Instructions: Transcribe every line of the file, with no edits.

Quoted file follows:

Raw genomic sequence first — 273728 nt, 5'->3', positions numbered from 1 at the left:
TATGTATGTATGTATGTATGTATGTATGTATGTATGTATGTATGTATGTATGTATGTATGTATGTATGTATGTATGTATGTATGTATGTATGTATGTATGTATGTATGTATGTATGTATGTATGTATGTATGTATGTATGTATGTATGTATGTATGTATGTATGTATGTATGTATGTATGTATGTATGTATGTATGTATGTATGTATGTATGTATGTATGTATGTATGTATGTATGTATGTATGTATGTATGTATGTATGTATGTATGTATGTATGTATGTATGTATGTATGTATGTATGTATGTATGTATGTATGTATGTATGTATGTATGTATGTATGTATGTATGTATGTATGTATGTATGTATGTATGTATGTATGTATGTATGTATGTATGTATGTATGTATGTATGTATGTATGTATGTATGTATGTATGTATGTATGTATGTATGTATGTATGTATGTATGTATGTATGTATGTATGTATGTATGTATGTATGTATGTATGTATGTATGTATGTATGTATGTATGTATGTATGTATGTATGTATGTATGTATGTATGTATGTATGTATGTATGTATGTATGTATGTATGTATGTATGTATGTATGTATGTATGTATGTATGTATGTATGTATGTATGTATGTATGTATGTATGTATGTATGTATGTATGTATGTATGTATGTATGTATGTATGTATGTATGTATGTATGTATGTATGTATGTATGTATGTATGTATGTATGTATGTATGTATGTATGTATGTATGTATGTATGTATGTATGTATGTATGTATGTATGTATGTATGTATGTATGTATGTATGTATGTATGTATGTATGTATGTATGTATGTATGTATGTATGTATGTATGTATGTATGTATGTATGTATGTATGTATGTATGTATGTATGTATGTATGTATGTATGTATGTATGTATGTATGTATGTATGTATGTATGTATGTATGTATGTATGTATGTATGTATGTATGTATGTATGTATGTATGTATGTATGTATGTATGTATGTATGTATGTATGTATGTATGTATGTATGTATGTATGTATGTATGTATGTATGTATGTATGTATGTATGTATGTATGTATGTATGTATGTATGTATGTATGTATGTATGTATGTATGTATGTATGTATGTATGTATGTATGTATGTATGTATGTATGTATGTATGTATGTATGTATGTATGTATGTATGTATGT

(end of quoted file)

Raw genomic sequence first — 273728 nt, 5'->3', positions numbered from 1 at the left:
TATGTATGTATGTATGTATGTATGTATGTATGTATGTATGTATGTATGTATGTATGTATGTATGTATGTATGTATGTATGTATGTATGTATGTATGTATGTATGTATGTATGTATGTATGTATGTATGTATGTATGTATGTATGTATGTATGTATGTATGTATGTATGTATGTATGTATGTATGTATGTATGTATGTATGTATGTATGTATGTATGTATGTATGTATGTATGTATGTATGTATGTATGTATGTATGTATGTATGTATGTATGTATGTATGTATGTATGTATGTATGTATGTATGTATGTATGTATGTATGTATGTATGTATGTATGTATGTATGTATGTATGTATGTATGTATGTATGTATGTATGTATGTATGTATGTATGTATGTATGTATGTATGTATGTATGTATGTATGTATGTATGTATGTATGTATGTATGTATGTATGTATGTATGTATGTATGTATGTATGTATGTATGTATGTATGTATGTATGTATGTATGTATGTATGTATGTATGTATGTATGTATGTATGTATGTATGTATGTATGTATGTATGTATGTATGTATGTATGTATGTATGTATGTATGTATGTATGTATGTATGTATGTATGTATGTATGTATGTATGTATGTATGTATGTATGTATGTATGTATGTATGTATGTATGTATGTATGTATGTATGTATGTATGTATGTATGTATGTATGTATGTATGTATGTATGTATGTATGTATGTATGTATGTATGTATGTATGTATGTATGTATGTATGTATGTATGTATGTATGTATGTATGTATGTATGTATGTATGTATGTATGTATGTATGTATGTATGTATGTATGTATGTATGTATGTATGTATGTATGTATGTATGTATGTATGTATGTATGTATGTATGTATGTATGTATGTATGTATGTATGTATGTATGTATGTATGTATGTATGTATGTATGTATGTATGTATGTATGTATGTATGTATGTATGTATGTATGTATGTATGTATGTATGTATGTATGTATGTATGTATGTATGTATGTATGTATGTATGTATGTATGTATGTATGTATGTATGTATGTATGTATGTATGTATGTATGTATGTATGTATGTATGTATGTATGTATGTATGTATGTATGTATGTATGTATGTATGTATGTATGTATGTATGTATGTATGTATGTATGTATGTATGTATGTATGTATGTATGT